On the positive, the Gopher state came in at No. 4, but that is two notches below its 2012 ranking according to results released Wednesday.
It's not that Minnesota is slipping, it's just that other states such as Colorado and Oregon have made better strides in making improvements allowing them to move up, said Andy Clarke, president of the Washington D.C.-based league which has been promoting bicycling since 1880.
"Minnesota is doing a lot of good stuff very well and setting the standard for a lot of other states," Clarke said. "The infrastructure is first rate and the culture of cycling is amazing."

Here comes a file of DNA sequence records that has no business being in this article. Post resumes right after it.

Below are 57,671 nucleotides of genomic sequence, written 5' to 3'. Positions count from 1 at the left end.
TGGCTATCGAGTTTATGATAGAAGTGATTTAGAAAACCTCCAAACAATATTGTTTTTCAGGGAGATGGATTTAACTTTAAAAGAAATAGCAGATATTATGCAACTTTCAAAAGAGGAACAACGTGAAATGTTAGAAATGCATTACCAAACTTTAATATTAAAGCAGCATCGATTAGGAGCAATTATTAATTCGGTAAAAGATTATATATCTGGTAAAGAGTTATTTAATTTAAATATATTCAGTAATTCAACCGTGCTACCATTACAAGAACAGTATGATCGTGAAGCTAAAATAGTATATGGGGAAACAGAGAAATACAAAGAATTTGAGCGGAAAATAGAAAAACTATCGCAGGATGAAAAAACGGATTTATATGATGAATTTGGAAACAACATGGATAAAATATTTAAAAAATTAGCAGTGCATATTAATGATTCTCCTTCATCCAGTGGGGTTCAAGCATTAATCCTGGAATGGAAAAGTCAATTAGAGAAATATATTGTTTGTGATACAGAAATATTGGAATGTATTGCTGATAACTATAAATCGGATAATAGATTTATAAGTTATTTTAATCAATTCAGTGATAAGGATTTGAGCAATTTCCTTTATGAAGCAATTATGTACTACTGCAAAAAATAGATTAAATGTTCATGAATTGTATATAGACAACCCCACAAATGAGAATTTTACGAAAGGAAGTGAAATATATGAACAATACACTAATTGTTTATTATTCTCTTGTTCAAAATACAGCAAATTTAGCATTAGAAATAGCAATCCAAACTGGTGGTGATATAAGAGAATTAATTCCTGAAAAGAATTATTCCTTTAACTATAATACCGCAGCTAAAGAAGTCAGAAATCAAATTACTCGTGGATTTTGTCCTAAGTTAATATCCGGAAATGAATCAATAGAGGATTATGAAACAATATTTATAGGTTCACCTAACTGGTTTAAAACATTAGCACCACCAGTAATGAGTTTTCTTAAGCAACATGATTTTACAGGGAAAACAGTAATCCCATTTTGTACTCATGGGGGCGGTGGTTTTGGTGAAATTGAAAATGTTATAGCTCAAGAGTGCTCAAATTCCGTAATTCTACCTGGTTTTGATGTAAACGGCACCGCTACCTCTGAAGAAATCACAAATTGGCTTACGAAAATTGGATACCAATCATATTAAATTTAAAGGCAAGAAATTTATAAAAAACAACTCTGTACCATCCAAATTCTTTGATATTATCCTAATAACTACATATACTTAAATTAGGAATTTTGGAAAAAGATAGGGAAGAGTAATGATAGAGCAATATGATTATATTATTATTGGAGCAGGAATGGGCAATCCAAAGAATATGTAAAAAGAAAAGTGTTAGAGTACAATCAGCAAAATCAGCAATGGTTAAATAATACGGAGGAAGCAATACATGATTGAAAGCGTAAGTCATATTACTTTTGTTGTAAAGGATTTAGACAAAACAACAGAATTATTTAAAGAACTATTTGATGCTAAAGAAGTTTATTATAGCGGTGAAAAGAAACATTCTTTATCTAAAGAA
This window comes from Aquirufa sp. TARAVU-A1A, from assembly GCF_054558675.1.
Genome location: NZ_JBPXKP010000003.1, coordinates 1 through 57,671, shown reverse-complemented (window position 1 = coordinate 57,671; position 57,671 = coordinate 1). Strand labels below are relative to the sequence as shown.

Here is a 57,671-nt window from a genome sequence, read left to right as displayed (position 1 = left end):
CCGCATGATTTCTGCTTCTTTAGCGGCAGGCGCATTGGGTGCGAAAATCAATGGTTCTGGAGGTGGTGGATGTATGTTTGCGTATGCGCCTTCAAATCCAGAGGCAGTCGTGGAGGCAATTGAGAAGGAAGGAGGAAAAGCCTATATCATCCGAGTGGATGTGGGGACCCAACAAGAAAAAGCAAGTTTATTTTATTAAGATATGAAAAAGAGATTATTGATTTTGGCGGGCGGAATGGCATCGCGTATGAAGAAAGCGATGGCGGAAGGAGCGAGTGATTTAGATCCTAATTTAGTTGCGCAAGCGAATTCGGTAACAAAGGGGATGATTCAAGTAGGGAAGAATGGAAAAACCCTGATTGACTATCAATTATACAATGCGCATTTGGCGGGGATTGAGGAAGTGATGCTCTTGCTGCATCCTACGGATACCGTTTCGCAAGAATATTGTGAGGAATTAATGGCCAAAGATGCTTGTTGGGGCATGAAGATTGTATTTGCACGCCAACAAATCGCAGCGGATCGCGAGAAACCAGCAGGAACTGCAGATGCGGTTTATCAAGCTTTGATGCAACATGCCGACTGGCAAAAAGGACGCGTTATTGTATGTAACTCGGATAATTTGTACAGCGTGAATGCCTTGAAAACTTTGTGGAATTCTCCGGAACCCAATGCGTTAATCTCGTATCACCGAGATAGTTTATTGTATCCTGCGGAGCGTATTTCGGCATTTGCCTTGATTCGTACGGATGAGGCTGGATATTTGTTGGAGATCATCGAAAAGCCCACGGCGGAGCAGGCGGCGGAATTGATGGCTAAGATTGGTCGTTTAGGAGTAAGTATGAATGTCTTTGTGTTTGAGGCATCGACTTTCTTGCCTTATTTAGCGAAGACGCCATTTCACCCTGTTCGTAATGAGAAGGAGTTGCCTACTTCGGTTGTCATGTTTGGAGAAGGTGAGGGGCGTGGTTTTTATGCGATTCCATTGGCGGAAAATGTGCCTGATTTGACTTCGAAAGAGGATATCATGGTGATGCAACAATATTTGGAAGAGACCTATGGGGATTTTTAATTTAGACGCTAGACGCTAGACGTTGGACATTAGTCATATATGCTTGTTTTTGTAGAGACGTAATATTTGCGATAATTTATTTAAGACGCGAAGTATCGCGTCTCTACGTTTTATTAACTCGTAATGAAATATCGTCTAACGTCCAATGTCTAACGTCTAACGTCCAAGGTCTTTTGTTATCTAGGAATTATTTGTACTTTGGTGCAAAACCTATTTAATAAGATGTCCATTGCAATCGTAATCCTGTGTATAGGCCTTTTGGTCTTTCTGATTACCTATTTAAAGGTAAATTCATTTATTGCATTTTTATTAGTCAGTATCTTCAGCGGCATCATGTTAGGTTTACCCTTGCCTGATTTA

Washington came in at No. 1 for the sixth straight year, followed by Colorado, Oregon, Minnesota and Delaware.
To compile its rankings, the league assessed five categories: legislation and enforcement, policies and programs, infrastructure and funding, education and encouragement, and evaluation and planning.
The rankings are a starting point for the advocacy group, which uses the information to identify and implement programs, policies and campaigns to improve conditions for bicyclists.
Among states in the Upper Midwest, Wisconsin checked in at No. 8, Iowa at No. 21, South Dakota at No. 46 and North Dakota was last at No. 50.
"We are encouraged to see significant progress in top states like Washington, Delaware, Colorado and Oregon," Clarke said. "But as the scores clearly highlight, there's much work to be done in critical areas like infrastructure and planning in every state."